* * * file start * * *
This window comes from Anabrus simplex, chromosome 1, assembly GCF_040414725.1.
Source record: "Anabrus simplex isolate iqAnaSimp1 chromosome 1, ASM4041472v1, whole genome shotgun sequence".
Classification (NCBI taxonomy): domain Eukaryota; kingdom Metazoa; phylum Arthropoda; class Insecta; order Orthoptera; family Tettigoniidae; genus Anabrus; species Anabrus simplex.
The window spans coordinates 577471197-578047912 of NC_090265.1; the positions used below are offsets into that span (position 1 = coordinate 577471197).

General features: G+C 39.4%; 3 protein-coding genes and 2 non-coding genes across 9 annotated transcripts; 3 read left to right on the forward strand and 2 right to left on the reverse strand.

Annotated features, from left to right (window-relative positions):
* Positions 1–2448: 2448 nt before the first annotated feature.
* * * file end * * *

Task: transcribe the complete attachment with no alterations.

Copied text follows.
This window comes from Anabrus simplex, chromosome 1, assembly GCF_040414725.1.
Source record: "Anabrus simplex isolate iqAnaSimp1 chromosome 1, ASM4041472v1, whole genome shotgun sequence".
Classification (NCBI taxonomy): domain Eukaryota; kingdom Metazoa; phylum Arthropoda; class Insecta; order Orthoptera; family Tettigoniidae; genus Anabrus; species Anabrus simplex.
The window spans coordinates 577471197-578047912 of NC_090265.1; the positions used below are offsets into that span (position 1 = coordinate 577471197).

General features: G+C 39.4%; 3 protein-coding genes and 2 non-coding genes across 9 annotated transcripts; 3 read left to right on the forward strand and 2 right to left on the reverse strand.

Annotated features, from left to right (window-relative positions):
* Positions 1–2448: 2448 nt before the first annotated feature.